HACKERS: Modern day consumers think if brands are for them, then they should have every opportunity to interact and co-create. Brands that don’t let consumers “in” are missing a profound opportunity to connect.
HAWKS: Transparency has unleashed generations of distrust of companies. Now the Hawks are in power, and they know it. You need to think about everything from sourcing to hiring to ingredients, or the Hawks will unleash with little warning.
How can marketers use these archetypes to build their brand plans?
LORDS value discovery. They want to elevate their own status with insights or information that isn’t available to everyone. How can you as a brand do that for them and bring them into your inner circle?
LOVERS value chemistry. They like brands that help them express what they value. This underscores the importance of brand purpose.
HACKERS value interactivity. They want to be a part of the brand community. How can you let them participate in building the brand as a shared asset?
HAWKS value validity. You must practice what you preach.
“Self absorption is anti-seductive; it is a sign of insecurity.” -Robert Greene
Make Your Brand Come Alive
So, how does this all come to life?
We’ve been talking for a long time about creating brand narratives, but in my experience, these narratives tend to settle onto an internal document, a back-of-package message or perhaps the “About Us” tab on a website. They are flat, 2D, static, and one-way communication. New school thinking executed in old school fashion.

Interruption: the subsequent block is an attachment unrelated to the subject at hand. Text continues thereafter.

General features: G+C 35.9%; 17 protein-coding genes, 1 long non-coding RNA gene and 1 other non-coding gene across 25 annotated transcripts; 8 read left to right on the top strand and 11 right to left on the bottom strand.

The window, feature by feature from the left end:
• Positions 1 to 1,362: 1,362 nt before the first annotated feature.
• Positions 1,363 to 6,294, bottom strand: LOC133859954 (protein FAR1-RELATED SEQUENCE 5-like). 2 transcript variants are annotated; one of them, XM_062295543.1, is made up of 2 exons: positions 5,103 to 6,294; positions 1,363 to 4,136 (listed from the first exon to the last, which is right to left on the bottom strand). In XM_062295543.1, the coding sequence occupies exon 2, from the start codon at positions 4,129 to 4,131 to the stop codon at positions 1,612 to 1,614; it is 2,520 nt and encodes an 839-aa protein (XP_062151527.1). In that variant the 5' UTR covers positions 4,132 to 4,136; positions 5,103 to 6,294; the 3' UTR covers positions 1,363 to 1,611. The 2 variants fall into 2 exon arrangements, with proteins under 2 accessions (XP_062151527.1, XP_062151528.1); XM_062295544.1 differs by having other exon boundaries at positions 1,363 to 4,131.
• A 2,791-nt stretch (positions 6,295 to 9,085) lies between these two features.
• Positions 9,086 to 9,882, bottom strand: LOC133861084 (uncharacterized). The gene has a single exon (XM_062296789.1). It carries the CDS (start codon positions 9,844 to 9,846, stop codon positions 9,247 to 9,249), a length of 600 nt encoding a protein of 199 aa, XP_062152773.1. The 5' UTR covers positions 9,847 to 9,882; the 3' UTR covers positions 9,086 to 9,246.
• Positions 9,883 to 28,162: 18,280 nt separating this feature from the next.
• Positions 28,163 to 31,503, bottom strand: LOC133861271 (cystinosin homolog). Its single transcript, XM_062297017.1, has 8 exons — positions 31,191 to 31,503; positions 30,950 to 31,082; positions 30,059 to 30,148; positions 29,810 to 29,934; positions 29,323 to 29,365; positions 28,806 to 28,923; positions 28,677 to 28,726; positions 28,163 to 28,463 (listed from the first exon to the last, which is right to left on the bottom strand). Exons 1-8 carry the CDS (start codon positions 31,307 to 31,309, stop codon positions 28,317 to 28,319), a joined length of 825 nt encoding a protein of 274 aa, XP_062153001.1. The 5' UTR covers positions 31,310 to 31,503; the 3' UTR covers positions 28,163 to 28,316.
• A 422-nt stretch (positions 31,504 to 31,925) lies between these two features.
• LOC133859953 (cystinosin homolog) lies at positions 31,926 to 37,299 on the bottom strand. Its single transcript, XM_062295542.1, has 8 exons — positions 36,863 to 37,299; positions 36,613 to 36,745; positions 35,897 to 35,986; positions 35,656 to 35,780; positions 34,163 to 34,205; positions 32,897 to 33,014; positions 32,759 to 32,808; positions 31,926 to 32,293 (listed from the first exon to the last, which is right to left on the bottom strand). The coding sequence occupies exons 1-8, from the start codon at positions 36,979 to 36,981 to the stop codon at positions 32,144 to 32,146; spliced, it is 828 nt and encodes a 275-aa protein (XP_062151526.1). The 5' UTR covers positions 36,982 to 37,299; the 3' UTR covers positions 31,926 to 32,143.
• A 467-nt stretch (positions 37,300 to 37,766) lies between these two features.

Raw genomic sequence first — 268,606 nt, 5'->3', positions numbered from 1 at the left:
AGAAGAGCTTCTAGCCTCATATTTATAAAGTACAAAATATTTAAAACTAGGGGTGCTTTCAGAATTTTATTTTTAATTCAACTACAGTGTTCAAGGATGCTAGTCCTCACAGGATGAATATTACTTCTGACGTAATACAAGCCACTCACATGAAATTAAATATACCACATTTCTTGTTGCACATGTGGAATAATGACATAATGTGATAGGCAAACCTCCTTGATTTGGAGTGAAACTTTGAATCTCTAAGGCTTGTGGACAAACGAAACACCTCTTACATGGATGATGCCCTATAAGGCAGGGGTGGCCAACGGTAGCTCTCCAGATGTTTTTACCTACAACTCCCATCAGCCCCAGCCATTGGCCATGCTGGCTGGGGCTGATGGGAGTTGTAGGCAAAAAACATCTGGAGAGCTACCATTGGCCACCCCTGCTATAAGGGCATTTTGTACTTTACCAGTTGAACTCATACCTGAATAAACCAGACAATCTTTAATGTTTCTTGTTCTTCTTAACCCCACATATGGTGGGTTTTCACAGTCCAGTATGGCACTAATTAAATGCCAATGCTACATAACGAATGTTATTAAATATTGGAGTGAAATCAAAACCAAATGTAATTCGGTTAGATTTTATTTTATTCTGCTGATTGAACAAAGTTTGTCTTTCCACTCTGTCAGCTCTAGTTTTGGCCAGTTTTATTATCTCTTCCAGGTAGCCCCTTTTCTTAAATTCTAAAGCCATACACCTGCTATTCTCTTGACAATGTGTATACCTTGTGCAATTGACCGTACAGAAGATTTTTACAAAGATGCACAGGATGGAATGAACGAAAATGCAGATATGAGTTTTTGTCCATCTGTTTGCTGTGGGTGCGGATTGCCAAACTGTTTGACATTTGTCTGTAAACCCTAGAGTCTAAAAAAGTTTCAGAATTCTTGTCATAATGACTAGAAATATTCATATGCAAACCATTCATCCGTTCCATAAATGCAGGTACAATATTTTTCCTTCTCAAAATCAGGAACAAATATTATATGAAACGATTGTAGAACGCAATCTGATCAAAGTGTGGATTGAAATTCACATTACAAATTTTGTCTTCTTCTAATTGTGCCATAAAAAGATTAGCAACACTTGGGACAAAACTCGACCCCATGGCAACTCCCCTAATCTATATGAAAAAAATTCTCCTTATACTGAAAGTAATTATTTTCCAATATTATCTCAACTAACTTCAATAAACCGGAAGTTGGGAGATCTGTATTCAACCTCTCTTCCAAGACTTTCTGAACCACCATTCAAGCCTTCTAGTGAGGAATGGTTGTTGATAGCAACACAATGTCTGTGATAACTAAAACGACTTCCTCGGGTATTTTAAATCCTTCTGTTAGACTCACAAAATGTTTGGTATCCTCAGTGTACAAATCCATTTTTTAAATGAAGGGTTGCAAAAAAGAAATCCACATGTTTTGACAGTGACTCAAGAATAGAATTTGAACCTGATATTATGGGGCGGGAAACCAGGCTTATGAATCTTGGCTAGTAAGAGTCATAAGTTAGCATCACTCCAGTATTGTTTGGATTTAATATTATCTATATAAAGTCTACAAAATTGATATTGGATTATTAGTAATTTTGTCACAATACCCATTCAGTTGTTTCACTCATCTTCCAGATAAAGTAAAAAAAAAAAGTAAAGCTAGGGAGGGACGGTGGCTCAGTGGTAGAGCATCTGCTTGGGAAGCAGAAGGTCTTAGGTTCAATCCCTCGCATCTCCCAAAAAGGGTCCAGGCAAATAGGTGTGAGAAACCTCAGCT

A brand narrative is meant to be the experience your consumers have when they engage with your brand. By looking through the lens of these archetypes, brand leaders can open endless entry points to their narrative, which invites consumers in versus talks at them—a very different approach than the old-school broadcast era we grew up in.
In fact, a true Free Range Brand is one where the community creates the brand narrative, and the brand owner facilitates the conversations. Activating the 4 archetypes brings a brand narrative into the experience of the consumer.
- Lords share the story;
- Hackers illustrate the story;
- Hawks validate the story;
- And Lovers see themselves in the story.
Building a marketing plan to deliver on these 4 archetypes and their needs will quickly reveal the right channels, tactics, and platforms that should be used and how to use them. And that’s how you turn Brand Equity into Brand Currency. That’s how you set your brand up to let go.
“Corporate responsibility is now cost of entry.” -Nicole Ertas
Would you share an example of one company you think who is doing it all right?
I think Heineken is way ahead of the curve.
Heineken’s marketing has been on a long run of cultivating Lovers with its Open your World platform. And in 2016, they took it to a level few organizations have yet to go: They elevated the Free Range Heineken brand to create a Free Range Organization.
“Go Places” is Heineken’s recruiting campaign that entices Lovers to “follow their heart” to a culture (not a company) that will open their world to new discoveries. It’s not a predefined destination. The brand and the organization don’t solve problems with finite solutions but let the audience imagine a world with themselves in it.
Employers can learn from consumer marketers on building brands to make the leap from being an old school employer to a Free Range organization. It requires a re-imagination of communications from functional benefits such as job descriptions, career paths, and pay grades to experiential platforms that engage emotionally.
By creating a culture and communication system that prioritizes organizational integrity, openness to re-imagination, and opportunities for impact and individual expression, employers can create Free Range Organizations, which then cultivate Free Range Brands.